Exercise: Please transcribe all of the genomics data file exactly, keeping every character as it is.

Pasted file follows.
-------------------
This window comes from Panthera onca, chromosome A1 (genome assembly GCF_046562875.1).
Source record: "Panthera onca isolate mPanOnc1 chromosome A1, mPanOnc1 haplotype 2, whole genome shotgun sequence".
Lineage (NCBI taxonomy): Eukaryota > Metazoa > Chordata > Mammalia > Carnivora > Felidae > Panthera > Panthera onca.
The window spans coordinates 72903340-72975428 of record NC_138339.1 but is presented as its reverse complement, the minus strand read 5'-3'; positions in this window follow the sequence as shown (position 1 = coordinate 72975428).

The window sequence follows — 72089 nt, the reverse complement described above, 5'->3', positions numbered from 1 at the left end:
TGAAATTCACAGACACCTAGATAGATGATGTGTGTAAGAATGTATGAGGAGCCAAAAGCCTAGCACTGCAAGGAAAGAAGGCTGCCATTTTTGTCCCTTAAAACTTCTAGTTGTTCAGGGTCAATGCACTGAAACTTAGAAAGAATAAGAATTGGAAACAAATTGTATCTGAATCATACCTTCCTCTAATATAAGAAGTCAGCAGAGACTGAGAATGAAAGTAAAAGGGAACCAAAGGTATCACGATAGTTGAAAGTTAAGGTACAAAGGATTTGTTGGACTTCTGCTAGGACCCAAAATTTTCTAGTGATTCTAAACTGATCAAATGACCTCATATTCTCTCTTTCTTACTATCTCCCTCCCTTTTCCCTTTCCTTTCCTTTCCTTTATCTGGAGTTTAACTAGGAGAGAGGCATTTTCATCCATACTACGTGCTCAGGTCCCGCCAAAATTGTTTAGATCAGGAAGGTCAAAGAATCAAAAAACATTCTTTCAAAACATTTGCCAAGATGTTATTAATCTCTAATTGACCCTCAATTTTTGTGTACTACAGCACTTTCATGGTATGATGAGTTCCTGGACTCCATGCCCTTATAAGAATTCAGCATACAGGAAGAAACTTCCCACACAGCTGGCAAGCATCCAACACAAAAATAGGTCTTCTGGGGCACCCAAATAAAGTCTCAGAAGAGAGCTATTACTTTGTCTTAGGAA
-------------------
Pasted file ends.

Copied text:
This window comes from Panthera onca, chromosome A1 (genome assembly GCF_046562875.1).
Source record: "Panthera onca isolate mPanOnc1 chromosome A1, mPanOnc1 haplotype 2, whole genome shotgun sequence".
Lineage (NCBI taxonomy): Eukaryota > Metazoa > Chordata > Mammalia > Carnivora > Felidae > Panthera > Panthera onca.
The window spans coordinates 72903340-72975428 of record NC_138339.1 but is presented as its reverse complement, the minus strand read 5'-3'; positions in this window follow the sequence as shown (position 1 = coordinate 72975428).

The window sequence follows — 72089 nt, the reverse complement described above, 5'->3', positions numbered from 1 at the left end:
TGAAATTCACAGACACCTAGATAGATGATGTGTGTAAGAATGTATGAGGAGCCAAAAGCCTAGCACTGCAAGGAAAGAAGGCTGCCATTTTTGTCCCTTAAAACTTCTAGTTGTTCAGGGTCAATGCACTGAAACTTAGAAAGAATAAGAATTGGAAACAAATTGTATCTGAATCATACCTTCCTCTAATATAAGAAGTCAGCAGAGACTGAGAATGAAAGTAAAAGGGAACCAAAGGTATCACGATAGTTGAAAGTTAAGGTACAAAGGATTTGTTGGACTTCTGCTAGGACCCAAAATTTTCTAGTGATTCTAAACTGATCAAATGACCTCATATTCTCTCTTTCTTACTATCTCCCTCCCTTTTCCCTTTCCTTTCCTTTCCTTTATCTGGAGTTTAACTAGGAGAGAGGCATTTTCATCCATACTACGTGCTCAGGTCCCGCCAAAATTGTTTAGATCAGGAAGGTCAAAGAATCAAAAAACATTCTTTCAAAACATTTGCCAAGATGTTATTAATCTCTAATTGACCCTCAATTTTTGTGTACTACAGCACTTTCATGGTATGATGAGTTCCTGGACTCCATGCCCTTATAAGAATTCAGCATACAGGAAGAAACTTCCCACACAGCTGGCAAGCATCCAACACAAAAATAGGTCTTCTGGGGCACCCAAATAAAGTCTCAGAAGAGAGCTATTACTTTGTCTTAGGAA